Hey there, time traveller!
This article was published 2/12/2012 (1607 days ago), so information in it may no longer be current.
Manitoba Hydro makes it pitch starting Monday, Dec. 10 to the Public Utilities Board to increase electricity rates a second time within a year -- an increase needed to support its plan to deliver more power to customers in the southern part of the province and the United States.
Hydro wants the arm's-length rate watchdog to approve a 3.5 per cent rate increase effective this April 1. The board has already approved an interim rate hike of 2.5 per cent for all Hydro customers Sept. 1.
The Crown power utility says the rate increases are needed to put $108 million in additional revenue into its pockets as it continues its plans to build over the next decade the new Bipole III transmission line down the west side of the province and the Keeyask and Conawapa generating stations in northern Manitoba.
But Hydro's plans have faced criticism, including from the PUB, as being too ambitious at a time when export sales are lagging because of a weak U.S. economy. At the same time, new drilling methods for shale and natural gas have flooded the power market.
Critics say by not recognizing the steep downturn in export sales, Hydro and the Selinger government could leave Manitobans on the hook for paying for dams that produce power no one wants to buy.
"In my heart, I'm really concerned that we've got a politically driven agenda here that is paying short shrift to changing market circumstances," Progressive Conservative Leader Brian Pallister said Friday. "When I look at the numbers, I just don't get why there is such a giant head of steam here to rush."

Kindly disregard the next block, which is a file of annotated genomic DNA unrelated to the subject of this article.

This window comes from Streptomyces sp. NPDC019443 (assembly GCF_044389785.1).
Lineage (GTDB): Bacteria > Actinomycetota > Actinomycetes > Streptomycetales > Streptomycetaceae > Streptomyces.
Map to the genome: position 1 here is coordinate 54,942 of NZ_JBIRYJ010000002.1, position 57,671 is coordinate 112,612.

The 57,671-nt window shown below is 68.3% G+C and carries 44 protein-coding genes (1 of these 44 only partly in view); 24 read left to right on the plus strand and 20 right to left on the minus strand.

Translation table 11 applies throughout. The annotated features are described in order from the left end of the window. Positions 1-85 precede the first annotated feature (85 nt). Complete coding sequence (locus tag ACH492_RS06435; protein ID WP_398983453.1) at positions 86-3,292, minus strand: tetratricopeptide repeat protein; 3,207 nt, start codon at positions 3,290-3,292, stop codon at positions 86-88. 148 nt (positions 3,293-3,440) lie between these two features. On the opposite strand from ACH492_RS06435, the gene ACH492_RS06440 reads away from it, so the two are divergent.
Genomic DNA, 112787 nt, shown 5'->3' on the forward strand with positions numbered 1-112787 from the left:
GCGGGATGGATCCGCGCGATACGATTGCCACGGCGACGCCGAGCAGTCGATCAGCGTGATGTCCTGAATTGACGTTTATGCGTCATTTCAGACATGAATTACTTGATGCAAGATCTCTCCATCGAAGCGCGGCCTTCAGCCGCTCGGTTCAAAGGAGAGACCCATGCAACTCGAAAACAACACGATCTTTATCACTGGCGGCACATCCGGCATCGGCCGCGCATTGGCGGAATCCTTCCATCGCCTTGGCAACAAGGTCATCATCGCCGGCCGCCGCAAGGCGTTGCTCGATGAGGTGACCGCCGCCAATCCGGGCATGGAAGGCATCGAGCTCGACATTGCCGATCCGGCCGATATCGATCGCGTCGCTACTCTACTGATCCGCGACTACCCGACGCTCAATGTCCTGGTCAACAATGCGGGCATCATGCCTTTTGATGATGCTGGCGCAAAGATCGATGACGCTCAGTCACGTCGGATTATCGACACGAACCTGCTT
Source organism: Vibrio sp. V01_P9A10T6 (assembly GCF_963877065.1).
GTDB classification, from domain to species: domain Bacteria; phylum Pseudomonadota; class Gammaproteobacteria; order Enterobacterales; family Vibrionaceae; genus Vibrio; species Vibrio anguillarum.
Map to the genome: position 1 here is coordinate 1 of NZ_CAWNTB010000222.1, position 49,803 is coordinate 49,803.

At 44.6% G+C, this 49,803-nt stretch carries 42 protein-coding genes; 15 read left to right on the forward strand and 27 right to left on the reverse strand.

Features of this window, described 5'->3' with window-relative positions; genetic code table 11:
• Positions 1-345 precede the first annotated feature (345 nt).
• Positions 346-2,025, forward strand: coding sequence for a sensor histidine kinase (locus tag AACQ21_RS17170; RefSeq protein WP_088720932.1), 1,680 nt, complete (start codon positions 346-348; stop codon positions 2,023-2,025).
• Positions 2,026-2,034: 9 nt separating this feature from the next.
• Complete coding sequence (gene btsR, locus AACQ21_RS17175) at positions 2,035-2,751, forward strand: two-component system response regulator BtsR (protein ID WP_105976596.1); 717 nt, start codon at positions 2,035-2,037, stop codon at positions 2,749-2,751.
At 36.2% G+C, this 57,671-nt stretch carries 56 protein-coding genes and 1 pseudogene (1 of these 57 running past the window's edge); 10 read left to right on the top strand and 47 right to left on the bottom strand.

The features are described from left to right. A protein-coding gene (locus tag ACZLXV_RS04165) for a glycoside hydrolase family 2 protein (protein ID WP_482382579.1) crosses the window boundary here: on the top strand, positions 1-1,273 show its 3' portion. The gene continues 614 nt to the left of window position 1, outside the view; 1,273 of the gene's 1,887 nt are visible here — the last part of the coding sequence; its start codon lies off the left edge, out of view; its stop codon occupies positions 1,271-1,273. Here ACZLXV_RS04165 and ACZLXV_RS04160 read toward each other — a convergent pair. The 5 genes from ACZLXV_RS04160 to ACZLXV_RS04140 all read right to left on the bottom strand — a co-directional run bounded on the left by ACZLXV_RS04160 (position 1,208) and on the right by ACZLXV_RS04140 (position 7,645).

Pallister said the NDP have put too much focus on selling surplus power to Minnesota and Wisconsin and not enough on market realities.
"By God, if the priority of this government is to put the consumer need of an American customer in a questionable market ahead of the priorities of return on investment for Manitobans, who own Manitoba Hydro, then they're wrong. They've got it backwards and it worries me."
In its most recent financial report, Hydro said it saw a net loss on consolidated electricity and natural gas operations of $43 million for the first six months of the fiscal year, compared to net income of $13 million for the same period last year.
It said the net loss comprised an $18-million loss in the electricity sector and a $25-million loss in the natural gas sector. The loss on the electricity side was blamed on decreased revenues from export sales and higher operating expenses mainly due to accounting changes and pension-related cost increases.
Hydro spokesman Glenn Schneider said the utility will table more updated financial information to the PUB starting Monday.
He added Hydro sees the need for the 695-megawatt Keeyask project, to be built 725 kilometres northeast of Winnipeg on the Nelson River, by 2020 to supply power to a growing Manitoba.
The Selinger government has already asked the PUB to study alternatives to the Keeyask and Conawapa generating stations. The two dams will cost more than $13.4 billion.
The board has said in earlier decisions Hydro could build a natural gas-fired plant to supply Manitobans with power cheaper than that from the two northern dams.
Dave Chomiak, the cabinet minister responsible for Manitoba Hydro, said Friday such a plan is short-sighted.
Chomiak said the roughly $18-billion transmission line and dam-building cost will never decrease while the cost of natural gas will eventually increase because there is a finite supply.
"Will fossil fuels be here forever? No. Natural gas has been fluctuating 600 per cent over the past decade. It might be low now. It's not going to change in terms of the overall economics. If we delay it now, we're only going do it in 10 years and then we'll have to pay a lot more."
Chomiak also said Manitoba has the lowest residential electricity rates in Canada and that won't change with the cost of building the two dams or Bipole III.
"We're going to get another fossil-fuel crisis and everyone is going to say, 'Oh, gosh, we want green energy, we want renewable energy.' If we don't build for that exigency we're going to be in trouble."